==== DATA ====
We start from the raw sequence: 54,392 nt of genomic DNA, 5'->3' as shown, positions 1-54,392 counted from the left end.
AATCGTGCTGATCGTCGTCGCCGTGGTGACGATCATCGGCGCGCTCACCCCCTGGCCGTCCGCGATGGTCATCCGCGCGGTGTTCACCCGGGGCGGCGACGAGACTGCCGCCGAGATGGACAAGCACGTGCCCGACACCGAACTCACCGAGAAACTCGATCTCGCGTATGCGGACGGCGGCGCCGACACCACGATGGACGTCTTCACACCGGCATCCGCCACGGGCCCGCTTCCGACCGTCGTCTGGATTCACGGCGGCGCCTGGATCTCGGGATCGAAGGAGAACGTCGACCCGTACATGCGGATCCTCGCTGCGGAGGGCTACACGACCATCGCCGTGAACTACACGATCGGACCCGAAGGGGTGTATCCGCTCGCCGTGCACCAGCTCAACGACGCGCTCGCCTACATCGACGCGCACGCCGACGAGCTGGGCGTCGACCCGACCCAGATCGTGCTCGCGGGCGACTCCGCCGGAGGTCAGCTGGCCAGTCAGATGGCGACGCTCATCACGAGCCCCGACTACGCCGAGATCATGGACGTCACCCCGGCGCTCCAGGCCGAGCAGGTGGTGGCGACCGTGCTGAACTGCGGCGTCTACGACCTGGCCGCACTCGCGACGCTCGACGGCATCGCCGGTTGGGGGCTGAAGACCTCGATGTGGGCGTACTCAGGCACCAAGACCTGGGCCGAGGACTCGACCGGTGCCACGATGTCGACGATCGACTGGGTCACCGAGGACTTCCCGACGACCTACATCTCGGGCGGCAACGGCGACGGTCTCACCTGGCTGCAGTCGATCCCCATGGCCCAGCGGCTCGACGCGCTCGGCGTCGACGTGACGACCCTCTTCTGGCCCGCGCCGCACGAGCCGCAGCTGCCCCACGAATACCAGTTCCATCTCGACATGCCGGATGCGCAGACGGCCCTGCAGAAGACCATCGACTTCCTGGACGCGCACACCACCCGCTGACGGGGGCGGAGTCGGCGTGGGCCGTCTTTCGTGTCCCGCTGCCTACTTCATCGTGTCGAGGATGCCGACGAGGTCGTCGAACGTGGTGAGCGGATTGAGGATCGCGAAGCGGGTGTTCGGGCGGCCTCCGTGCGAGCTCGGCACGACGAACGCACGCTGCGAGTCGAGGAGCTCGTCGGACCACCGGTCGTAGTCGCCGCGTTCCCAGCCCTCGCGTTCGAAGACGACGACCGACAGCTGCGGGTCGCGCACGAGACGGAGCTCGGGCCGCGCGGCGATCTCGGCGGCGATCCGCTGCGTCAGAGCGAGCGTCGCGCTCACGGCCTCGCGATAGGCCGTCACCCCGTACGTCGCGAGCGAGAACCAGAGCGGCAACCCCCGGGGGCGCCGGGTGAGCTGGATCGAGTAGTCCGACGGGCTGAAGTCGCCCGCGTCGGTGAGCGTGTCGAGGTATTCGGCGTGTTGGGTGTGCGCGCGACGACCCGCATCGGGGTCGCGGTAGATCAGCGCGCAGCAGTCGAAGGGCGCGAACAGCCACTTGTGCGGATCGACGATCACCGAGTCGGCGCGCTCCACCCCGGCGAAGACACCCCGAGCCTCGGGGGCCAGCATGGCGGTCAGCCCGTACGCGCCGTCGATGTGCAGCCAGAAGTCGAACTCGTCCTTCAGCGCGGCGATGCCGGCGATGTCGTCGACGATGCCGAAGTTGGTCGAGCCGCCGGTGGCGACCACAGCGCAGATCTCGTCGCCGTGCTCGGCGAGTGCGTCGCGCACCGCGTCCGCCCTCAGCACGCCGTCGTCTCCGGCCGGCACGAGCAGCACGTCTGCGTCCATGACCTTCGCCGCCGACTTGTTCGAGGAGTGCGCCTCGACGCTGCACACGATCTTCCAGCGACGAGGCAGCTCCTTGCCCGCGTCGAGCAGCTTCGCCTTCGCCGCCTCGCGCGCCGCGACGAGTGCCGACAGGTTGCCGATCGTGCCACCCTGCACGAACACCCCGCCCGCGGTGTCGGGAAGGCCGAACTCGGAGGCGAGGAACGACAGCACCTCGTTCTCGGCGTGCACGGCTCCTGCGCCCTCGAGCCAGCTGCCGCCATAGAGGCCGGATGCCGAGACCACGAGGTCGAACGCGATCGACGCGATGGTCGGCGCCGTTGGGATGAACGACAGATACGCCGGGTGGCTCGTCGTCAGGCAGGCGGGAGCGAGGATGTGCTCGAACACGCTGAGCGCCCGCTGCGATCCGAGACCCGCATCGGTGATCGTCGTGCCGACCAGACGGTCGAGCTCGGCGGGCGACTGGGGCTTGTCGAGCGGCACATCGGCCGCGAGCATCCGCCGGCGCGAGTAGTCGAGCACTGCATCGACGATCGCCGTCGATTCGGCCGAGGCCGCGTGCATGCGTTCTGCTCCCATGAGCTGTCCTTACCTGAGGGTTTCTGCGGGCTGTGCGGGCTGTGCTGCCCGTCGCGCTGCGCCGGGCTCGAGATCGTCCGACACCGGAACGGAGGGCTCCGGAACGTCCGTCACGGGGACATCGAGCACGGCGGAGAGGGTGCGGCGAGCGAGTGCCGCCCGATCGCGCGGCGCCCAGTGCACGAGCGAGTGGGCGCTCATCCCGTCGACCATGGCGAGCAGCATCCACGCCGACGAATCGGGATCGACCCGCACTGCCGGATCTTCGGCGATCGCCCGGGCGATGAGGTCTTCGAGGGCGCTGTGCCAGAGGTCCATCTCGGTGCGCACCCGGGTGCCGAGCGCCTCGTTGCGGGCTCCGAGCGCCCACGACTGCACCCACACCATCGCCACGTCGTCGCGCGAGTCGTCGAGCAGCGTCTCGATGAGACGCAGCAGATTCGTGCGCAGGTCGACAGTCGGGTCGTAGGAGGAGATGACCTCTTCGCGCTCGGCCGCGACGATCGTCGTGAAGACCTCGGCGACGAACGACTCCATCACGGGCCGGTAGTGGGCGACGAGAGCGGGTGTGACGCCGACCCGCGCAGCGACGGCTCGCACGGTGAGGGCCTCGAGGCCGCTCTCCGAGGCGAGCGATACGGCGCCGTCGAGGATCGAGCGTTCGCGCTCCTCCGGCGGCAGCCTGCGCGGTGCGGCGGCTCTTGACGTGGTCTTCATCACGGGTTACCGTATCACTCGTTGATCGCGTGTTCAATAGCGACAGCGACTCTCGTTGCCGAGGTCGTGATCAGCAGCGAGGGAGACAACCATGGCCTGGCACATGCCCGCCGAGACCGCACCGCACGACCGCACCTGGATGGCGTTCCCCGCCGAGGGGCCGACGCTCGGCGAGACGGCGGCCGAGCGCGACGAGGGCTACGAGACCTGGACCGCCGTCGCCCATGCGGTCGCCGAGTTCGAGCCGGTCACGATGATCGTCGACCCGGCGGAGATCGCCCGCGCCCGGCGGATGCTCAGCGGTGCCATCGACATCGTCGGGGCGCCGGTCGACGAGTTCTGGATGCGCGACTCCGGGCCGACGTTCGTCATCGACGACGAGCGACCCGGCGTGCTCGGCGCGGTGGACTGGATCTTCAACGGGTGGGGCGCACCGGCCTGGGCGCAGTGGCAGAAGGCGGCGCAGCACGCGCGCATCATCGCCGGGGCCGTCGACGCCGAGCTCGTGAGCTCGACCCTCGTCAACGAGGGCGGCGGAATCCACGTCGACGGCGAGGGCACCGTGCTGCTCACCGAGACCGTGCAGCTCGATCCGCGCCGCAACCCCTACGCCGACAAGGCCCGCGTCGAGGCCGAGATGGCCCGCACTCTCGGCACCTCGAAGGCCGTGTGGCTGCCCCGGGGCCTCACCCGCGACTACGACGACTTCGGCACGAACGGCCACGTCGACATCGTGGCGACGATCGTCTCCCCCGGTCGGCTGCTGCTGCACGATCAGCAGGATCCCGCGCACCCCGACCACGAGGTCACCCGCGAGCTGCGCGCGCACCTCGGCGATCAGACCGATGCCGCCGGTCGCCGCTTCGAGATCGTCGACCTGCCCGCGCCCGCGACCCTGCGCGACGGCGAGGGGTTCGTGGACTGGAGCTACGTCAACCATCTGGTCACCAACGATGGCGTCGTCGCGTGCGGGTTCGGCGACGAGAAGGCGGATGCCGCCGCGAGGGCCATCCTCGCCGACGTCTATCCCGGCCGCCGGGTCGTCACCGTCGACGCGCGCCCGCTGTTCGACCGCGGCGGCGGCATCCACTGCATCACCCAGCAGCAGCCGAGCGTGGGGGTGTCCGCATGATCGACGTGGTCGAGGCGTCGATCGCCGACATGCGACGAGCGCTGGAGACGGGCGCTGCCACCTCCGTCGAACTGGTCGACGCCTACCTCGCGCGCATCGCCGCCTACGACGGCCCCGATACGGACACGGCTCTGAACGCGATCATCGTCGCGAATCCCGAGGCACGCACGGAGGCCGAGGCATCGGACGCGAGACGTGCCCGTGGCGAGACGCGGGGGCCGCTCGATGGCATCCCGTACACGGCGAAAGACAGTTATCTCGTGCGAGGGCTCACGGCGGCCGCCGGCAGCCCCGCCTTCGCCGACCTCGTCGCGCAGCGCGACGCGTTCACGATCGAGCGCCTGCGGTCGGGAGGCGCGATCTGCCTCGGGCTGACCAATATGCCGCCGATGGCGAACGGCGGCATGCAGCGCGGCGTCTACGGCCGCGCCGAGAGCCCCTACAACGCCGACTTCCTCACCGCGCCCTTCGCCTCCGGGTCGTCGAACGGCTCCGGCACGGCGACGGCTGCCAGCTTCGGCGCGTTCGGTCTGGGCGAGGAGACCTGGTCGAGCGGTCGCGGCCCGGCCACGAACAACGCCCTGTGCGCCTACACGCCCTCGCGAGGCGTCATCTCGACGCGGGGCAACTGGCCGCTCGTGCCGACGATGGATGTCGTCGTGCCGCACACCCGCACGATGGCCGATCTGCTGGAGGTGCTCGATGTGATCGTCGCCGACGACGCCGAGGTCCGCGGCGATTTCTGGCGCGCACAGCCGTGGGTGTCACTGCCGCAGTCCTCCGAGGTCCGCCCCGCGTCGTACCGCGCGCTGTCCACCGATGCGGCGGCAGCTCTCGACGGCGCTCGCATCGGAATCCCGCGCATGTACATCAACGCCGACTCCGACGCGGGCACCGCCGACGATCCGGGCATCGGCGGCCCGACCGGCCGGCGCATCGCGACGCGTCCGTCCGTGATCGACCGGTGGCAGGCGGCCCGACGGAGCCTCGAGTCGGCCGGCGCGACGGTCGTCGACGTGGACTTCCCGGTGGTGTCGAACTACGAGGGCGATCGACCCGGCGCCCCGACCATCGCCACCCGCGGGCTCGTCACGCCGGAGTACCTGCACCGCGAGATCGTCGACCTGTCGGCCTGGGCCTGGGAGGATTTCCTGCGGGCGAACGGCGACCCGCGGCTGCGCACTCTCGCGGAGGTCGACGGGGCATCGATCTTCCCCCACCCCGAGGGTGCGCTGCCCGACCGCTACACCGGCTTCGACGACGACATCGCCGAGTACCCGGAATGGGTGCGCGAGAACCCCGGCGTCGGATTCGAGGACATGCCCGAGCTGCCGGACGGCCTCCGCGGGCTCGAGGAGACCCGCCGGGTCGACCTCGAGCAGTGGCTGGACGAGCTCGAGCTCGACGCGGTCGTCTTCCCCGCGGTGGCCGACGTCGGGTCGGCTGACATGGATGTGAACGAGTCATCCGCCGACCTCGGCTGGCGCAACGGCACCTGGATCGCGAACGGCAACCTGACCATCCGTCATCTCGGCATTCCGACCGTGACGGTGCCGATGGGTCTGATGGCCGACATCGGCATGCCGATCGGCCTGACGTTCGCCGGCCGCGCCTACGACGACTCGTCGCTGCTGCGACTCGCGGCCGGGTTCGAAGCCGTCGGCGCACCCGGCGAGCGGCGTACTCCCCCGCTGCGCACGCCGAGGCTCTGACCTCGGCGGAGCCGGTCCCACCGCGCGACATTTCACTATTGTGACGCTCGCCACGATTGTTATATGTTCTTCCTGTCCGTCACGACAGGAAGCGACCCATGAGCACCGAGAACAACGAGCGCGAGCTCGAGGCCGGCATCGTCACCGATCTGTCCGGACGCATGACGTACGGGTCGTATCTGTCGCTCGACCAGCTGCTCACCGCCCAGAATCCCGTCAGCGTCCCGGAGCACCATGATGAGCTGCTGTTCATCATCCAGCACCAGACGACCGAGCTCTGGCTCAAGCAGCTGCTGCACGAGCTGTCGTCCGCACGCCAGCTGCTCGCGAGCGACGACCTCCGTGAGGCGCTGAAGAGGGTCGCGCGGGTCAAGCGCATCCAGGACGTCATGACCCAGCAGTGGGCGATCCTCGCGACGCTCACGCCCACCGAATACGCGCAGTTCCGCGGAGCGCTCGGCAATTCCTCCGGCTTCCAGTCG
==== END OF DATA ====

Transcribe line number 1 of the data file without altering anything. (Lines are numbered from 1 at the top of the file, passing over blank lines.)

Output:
We start from the raw sequence: 54,392 nt of genomic DNA, 5'->3' as shown, positions 1-54,392 counted from the left end.